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cli-fi

It is 2017 and the newly elected President of the United States of America is apologizing to the world for its contribution to environmental injustices at home and globally. Could this happen? Should it happen?

There is a long list of historic environmental injustices that the nation has inflicted upon its own peoples and cultures, and globally. Environmental racism, where environmental laws, policies and practices have differentially affected individuals, groups of communities based on race or colour, the watered down approach of American companies towards corporate social responsibility, and its significant contribution towards climate change all form part of a shameful record.

At home, over the last few decades, the nation has experienced unprecedented extreme weather conditions – droughts, floods, hurricanes. It doesn’t take much to see the strain on the faces of citizens who are having to move from their communities and sell their businesses. For some, the sense of helplessness is too much to bear. Do we really know the consequences for the nation on the mental health of its citizens?

The United States of America is a proud nation. A courageous nation. But it must be honest with itself. Its future must be based on mutual respect, mutual resolve and mutual responsibility. The damaging and dangerous notions, fantasies and myths of American exceptionalism and Manifest Destiny that continue to influence political ideology must be confined to history.

The nation can look to its former Presidents for good examples of environmental leadership. It was Theodore Roosevelt who recognized that the environment had a direct connection to democratic ideals and that the conservation of natural resources was a duty we owe to our children and our children’s children.

Patriotism demands embracing a sense of belonging to a community and showing an allegiance through meeting its moral obligation to make amends for a nation’s past wrongs. Only by willingly acknowledging its responsibility for discharging its moral obligations to apologize can the nation take pride in itself, restore and maintain its dignity and self-esteem.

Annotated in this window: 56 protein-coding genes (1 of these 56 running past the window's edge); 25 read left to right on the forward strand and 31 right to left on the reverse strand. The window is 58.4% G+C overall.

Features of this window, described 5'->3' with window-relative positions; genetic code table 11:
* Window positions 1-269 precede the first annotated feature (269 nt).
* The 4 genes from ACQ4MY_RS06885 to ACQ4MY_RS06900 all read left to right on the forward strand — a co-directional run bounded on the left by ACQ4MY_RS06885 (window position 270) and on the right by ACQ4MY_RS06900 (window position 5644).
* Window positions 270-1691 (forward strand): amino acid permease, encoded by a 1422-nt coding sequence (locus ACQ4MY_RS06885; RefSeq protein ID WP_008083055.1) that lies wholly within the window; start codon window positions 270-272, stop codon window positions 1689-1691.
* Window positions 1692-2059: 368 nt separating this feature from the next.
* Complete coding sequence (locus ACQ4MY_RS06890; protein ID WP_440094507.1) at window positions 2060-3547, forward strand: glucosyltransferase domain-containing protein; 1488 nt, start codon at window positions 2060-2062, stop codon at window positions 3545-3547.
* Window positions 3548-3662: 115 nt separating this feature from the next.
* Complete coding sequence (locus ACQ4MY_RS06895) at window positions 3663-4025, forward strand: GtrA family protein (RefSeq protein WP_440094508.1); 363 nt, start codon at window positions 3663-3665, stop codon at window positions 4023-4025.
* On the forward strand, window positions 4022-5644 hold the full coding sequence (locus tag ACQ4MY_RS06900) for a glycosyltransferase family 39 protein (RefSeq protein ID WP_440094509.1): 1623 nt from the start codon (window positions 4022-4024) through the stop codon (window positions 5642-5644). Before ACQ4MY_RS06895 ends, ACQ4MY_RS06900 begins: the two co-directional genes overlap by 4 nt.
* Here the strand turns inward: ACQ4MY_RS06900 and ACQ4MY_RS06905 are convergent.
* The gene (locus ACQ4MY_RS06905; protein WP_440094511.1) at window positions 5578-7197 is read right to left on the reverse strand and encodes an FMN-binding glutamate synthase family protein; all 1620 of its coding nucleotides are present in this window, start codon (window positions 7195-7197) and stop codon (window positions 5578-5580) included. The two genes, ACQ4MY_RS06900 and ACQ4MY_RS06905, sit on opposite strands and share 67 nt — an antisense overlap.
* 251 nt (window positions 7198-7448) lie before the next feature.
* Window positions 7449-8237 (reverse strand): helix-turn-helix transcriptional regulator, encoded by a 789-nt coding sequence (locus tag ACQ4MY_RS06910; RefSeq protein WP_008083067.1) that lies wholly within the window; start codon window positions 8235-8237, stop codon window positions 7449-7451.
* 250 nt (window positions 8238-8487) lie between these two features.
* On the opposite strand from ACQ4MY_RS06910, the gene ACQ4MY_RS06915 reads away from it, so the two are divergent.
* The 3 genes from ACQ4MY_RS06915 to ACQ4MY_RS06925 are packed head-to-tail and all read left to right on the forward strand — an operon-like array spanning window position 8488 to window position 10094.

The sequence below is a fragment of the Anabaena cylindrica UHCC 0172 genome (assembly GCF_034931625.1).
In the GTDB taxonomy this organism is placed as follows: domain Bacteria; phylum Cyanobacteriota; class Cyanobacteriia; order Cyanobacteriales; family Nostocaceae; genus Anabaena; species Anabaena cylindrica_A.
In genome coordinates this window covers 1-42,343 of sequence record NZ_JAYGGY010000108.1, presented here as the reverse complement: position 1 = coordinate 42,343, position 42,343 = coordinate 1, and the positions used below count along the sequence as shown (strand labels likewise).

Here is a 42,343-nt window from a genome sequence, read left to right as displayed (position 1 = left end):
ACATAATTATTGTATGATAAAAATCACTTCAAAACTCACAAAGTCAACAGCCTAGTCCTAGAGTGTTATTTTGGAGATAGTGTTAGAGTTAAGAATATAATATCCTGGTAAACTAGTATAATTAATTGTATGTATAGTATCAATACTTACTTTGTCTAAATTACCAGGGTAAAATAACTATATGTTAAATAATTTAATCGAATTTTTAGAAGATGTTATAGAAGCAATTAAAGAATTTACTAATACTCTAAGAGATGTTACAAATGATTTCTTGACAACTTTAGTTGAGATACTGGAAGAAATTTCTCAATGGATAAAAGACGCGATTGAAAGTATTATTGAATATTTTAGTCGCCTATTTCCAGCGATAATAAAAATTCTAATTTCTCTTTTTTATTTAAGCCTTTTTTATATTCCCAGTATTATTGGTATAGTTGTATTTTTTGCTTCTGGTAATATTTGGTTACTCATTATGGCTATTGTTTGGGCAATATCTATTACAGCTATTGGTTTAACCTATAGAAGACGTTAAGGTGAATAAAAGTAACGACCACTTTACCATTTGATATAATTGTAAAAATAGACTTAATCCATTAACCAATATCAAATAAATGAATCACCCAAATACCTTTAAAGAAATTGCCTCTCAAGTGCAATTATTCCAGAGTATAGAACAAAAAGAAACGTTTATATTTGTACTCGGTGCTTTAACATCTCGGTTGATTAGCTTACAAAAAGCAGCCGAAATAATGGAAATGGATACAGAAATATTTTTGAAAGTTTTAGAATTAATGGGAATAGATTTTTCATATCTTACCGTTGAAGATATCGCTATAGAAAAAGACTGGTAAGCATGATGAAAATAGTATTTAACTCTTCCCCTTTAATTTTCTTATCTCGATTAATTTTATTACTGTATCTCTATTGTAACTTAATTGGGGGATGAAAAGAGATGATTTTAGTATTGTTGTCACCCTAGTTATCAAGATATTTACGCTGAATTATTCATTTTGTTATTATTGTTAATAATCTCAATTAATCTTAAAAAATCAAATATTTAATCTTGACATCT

The nation’s courage must no diminish. This is not the time for soft mindedness. Through investing in, and redefining its spiritual and moral values, the nation can find new ways to communicate with the peoples of the world, to be better understood, and to right the wrongs of the past.

Looking out over Bristol harbour in the south west of England, I ponder the statement Dan Bloom makes in his Washington Post article, ‘Climate change has created a new literary genre’ http://www.washingtonpost.com/posteverything/wp/2014/07/11/climate-change-has-created-a-new-literary-genre/

Having spent over 20 years advising businesses and Government on environmental issues, I have witnessed the shifts in opinion of what are considered to be the environmental issue of the day on a local to global scale. To motivate and accelerate change for the better in society requires energy, dialogue and understanding. And environmental concerns are no different.

I strongly believe cli-fi has enormous potential to engage a global audience on the many issues around climate change and make a real difference. However, I agree with Nathaniel Rich that to achieve this would require a shift in the perspective of writers from an exclusively western, wealthy nation perspective.

The cultural background of cli-fi writers and their stories is fundamental to getting the message across. Where can the faith perspectives be found? Who is engaging on the multi-cultural dimension of the effects of climate change? Has global politics and law slipped under the radar? Yes, getting the science broadly right is important but let’s not forget these other factors that will ultimately shape how we can adjust to the consequences of climate change and survive alongside each other as a species on Earth. Cli-fi has a responsibility to communicate a sense of reality but also to deliver a message of inclusiveness and optimism. It still has some way to go to be accepted as a genre that can make the difference but by those involved with the genre seriously engaging with the issues beyond their cultural background and experiences it’s just possible we can get there.

The term ‘cli-fi’ (short for climate fiction) was coined by Dan Bloom. Cli-fi describes a loose collection of novels, films, plays, works of art and even video games which all touch on, or are concerned with, climate change.

I am really interested in the potential of cli-fi to engage a wide and diverse audience on the issues around climate change and influence the debate. With this in mind, I have set up a Facebook cli-fi group for anyone with an interest in cli-fi to share and discuss their work, ideas and find out more about this exciting genre.

It would be great to see you there! Here’s the link https://www.facebook.com/groups/320538704765997/

Paul